In one of the latest phishing scams, malicious actors are impersonating popular platforms like PayPal and MetaMask to target unsuspecting victims. The gravity of this cyber onslaught has been intense enough to prompt the Federal Trade Commission (FTC) to warn internet users.
Large-scale phishing campaigns are nothing new in the digital era. Scammers have been crafty enough to impersonate emails from reputed platforms to exploit human weakness with a sense of urgency. The fraudsters leverage user anxiety related to finances and claim that the MetaMask cryptocurrency wallets would be blocked if they don’t ‘act fast,’ ‘click a link,’ or ‘update their wallet.’
The fake emails imitating PayPal claim that the payments to the crypto exchange Binance have been canceled. The fraudsters further provide a phone number to potential victims to reach out to PayPal.
Clicking on the deceitful links provided by the imposters in emails or reaching out to the phone numbers they specify puts the victims at risk of losing money or confidential information. The social engineering scam can also lead to cryptocurrency thefts, given that scammers ask for sensitive information like payment details and account passwords.
Threat Actors Closely Imitate Genuine PayPal and MetaMask Platforms
For an unsuspecting user, evaluating the legitimacy of these emails turn out to be challenging. Threat actors closely imitate legitimate platforms with close attention to details, decorating the PayPal email using authentic-looking logos and fonts. The imposters even include an invoice in the emails to demonstrate their legitimacy. It prompts even tech-savvy individuals to fall prey to the scam.
The sense of urgency, which typically characterizes a phishing scam, is also evident in the MetaMask emails. The scammers urge the recipients to upgrade their wallets before a specific date to retain access to their crypto assets and keep them secure.
FTC’s Advice to Identify Phishing Emails Before Responding
FTC’s warning regarding the latest phishing scams recommends the primary line of defense. The Commission points out that most of these emails would carry a sense of urgency. It’s out of financial anxiety that users respond to these snares without giving them a second thought.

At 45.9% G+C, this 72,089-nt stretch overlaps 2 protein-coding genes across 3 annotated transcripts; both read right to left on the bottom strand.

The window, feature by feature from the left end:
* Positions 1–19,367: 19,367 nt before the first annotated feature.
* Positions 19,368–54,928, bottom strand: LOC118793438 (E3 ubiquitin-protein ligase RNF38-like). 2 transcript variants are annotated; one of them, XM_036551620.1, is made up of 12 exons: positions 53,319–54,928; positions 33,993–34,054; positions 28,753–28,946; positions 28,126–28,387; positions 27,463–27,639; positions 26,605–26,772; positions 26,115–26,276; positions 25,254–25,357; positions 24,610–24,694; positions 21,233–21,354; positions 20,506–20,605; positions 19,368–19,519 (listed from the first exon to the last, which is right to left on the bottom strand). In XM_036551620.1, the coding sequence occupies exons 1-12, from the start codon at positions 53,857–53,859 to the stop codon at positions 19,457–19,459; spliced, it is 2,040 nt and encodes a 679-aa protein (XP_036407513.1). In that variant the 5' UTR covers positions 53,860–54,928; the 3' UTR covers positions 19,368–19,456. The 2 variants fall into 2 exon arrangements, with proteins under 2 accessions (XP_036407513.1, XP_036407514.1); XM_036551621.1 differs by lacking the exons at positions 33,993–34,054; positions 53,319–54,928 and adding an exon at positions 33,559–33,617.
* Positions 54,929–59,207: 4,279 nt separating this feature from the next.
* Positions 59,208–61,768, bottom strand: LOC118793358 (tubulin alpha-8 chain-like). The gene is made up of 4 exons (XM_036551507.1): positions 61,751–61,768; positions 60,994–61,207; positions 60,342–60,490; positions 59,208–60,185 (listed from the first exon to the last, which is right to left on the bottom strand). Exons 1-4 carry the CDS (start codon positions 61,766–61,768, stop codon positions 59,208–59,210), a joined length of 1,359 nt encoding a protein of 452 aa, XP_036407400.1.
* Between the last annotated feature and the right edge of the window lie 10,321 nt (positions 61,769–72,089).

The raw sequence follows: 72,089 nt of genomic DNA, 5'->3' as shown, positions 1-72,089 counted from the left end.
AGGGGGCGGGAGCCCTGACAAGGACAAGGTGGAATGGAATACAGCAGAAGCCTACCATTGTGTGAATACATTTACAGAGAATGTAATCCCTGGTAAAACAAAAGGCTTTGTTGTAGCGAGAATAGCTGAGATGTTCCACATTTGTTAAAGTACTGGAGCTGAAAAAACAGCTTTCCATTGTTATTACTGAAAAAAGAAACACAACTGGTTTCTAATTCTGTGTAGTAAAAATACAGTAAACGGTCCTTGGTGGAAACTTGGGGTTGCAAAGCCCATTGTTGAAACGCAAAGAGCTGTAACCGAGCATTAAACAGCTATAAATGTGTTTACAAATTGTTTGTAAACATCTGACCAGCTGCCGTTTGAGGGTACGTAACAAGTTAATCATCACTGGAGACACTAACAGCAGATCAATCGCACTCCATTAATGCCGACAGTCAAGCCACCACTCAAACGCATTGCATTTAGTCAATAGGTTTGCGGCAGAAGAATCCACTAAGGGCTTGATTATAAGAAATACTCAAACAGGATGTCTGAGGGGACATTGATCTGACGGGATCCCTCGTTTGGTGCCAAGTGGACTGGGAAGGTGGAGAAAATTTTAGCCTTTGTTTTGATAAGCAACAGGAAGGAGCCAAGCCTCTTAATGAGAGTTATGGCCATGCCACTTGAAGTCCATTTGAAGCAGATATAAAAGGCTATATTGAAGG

Genuine organizations usually don’t send pressing emails. Hence, users receiving these emails should take guard against being a victim. Calling the number or clicking on the links in emails would lead to your financial or personal information theft.
Image sourced from optimalnetworks.com
The Federal Trade Commission has also recommended some measures for email recipients to stay secure.
- Firstly, the Commission urges the users to slow down and think about whether or not they have an account with PayPal or MetaMask. Next, the user should try to identify the sender. Chances are high that the email would be sent from an unknown person impersonating these platforms. If in doubt, contact the organization through their official website or genuine customer care department to check out the facts.
- Never click the links sent through emails or texts without verifying the sender’s identity. Scammers are smart enough to install malware on your system once you click.
- The Commission also urges users to update their security software to secure their information systems or mobile devices from security threats. Failure to do so might lead to compromise of financial or confidential information.
What To Do If You Receive a Phishing Email?
The best action is to ignore the phishing email or delete it altogether. Responding to these emails would escalate your risk quotient. In addition, one must follow the below steps to remain fully secure.
- To secure yourself from unsolicited emails and phishing scams, download advanced malware removal tools and update your existing antivirus. Get endpoint phishing protection software to detect malicious software that might already be concealed in your system.
- Never click on links sent through emails from unknown senders. In case of suspicious activity, authenticate the sender’s identity or contact the organization through their official portal. Verify the sender’s email ID and check whether it matches the official ID on the website.
- The FTC advises reporting phishing emails to email@example.com if you receive one. In addition, delete it from your system to stay secure.
- If you accidentally click on one of the malicious links, immediately change your login credentials. Also, enable MFA (Multi-factor authentication) and scrutinize your account for unsolicited activity.
Chainalysis, a blockchain analysis firm, reveals that crypto-based scams cost businesses $6 billion last year. Malicious actors are likely to exploit vulnerabilities even more in the coming months. A CNBC report states that crypto scammers robbed internet users of $14 billion in 2021. That calls for additional cyber hygiene to stay secure.
With threat actors innovating new tactics to steal personal and financial credentials, it pays to remain informed against large-scale phishing scams and establish your line of defense.